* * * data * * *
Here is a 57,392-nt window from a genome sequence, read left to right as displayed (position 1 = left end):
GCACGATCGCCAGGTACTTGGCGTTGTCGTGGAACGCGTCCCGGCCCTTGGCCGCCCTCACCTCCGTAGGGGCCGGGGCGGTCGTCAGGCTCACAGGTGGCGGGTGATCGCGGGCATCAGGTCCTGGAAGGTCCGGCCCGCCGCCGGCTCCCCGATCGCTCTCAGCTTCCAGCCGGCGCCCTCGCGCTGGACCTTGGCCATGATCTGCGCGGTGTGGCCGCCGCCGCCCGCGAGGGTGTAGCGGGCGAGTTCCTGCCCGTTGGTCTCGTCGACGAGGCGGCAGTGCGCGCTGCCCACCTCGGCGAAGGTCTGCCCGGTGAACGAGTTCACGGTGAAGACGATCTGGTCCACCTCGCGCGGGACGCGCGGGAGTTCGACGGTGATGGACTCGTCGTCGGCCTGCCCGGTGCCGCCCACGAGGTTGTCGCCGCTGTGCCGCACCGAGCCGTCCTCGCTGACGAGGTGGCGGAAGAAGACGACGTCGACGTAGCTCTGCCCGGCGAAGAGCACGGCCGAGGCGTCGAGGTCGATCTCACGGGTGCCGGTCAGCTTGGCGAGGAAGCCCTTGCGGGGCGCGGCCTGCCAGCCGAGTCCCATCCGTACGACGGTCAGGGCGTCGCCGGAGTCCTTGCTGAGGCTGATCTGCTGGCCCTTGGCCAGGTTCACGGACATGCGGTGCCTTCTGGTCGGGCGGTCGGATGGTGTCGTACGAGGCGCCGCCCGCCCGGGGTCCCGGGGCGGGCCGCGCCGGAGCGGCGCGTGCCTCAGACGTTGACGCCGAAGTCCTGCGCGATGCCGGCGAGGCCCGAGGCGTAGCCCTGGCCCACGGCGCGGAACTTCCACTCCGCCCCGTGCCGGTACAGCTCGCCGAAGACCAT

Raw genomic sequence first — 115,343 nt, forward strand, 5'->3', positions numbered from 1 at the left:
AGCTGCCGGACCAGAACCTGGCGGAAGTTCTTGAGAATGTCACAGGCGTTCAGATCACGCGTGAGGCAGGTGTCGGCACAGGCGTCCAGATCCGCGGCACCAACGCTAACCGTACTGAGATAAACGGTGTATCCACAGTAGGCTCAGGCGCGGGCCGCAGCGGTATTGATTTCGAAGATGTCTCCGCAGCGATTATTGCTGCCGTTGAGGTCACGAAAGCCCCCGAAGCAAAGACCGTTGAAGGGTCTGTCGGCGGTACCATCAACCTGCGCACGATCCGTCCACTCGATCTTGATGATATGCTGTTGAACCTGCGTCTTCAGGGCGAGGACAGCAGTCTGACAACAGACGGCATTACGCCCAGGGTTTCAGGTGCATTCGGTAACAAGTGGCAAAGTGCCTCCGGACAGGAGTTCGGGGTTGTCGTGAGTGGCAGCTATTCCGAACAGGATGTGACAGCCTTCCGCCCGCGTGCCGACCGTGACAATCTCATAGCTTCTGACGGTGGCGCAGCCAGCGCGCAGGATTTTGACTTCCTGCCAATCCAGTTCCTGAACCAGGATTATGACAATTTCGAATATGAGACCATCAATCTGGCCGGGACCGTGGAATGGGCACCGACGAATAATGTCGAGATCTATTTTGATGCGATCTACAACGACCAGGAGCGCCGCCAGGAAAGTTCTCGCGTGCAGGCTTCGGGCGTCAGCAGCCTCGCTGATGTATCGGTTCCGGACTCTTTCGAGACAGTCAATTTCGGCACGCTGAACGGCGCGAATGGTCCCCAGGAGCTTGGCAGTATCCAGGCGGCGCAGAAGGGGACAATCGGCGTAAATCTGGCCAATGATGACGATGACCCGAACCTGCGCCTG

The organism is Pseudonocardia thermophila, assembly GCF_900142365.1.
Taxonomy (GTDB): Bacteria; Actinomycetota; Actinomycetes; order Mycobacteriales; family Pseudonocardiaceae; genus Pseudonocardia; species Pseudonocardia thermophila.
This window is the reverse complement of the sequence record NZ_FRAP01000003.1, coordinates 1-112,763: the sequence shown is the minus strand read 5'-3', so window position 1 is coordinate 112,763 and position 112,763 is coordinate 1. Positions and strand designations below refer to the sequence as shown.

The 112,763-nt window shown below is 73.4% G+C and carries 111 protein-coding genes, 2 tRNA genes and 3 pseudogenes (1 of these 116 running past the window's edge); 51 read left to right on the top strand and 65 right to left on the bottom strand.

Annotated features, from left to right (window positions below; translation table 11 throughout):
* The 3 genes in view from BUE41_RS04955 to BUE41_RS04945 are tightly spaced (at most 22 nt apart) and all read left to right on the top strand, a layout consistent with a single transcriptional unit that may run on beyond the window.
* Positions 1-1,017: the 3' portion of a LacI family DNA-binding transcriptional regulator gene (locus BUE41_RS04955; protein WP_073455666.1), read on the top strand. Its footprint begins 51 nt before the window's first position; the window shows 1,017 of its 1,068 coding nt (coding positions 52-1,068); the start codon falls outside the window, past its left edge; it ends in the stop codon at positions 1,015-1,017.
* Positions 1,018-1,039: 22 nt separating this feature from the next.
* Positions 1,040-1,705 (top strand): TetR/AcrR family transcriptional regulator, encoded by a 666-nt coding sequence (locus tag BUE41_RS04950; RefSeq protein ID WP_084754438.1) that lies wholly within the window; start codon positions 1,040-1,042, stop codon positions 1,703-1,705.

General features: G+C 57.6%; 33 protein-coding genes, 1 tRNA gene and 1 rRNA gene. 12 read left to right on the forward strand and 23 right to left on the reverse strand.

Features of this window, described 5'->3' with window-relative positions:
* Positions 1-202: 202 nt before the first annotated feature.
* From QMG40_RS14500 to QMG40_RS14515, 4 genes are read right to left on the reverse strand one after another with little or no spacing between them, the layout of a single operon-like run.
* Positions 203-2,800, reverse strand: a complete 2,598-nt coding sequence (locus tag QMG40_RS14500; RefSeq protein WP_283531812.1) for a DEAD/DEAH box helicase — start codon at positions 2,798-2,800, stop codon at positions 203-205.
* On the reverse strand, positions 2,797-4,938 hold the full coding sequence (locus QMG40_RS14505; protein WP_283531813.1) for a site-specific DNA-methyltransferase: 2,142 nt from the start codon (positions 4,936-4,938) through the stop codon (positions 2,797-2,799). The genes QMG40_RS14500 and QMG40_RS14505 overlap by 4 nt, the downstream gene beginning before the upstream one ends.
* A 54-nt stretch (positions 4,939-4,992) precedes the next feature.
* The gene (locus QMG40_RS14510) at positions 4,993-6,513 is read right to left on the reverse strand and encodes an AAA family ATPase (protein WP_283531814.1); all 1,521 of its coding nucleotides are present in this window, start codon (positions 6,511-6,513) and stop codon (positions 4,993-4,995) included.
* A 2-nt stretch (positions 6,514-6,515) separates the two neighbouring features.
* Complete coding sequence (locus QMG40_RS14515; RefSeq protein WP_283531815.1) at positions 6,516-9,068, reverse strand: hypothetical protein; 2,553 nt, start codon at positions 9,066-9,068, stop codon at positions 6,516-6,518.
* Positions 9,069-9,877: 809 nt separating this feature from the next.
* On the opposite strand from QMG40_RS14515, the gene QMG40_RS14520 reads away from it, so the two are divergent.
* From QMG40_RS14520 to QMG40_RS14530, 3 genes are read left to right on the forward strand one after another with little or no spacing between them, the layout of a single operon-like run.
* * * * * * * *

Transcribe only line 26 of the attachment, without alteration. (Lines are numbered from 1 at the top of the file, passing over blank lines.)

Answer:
* From QMG40_RS14520 to QMG40_RS14530, 3 genes are read left to right on the forward strand one after another with little or no spacing between them, the layout of a single operon-like run.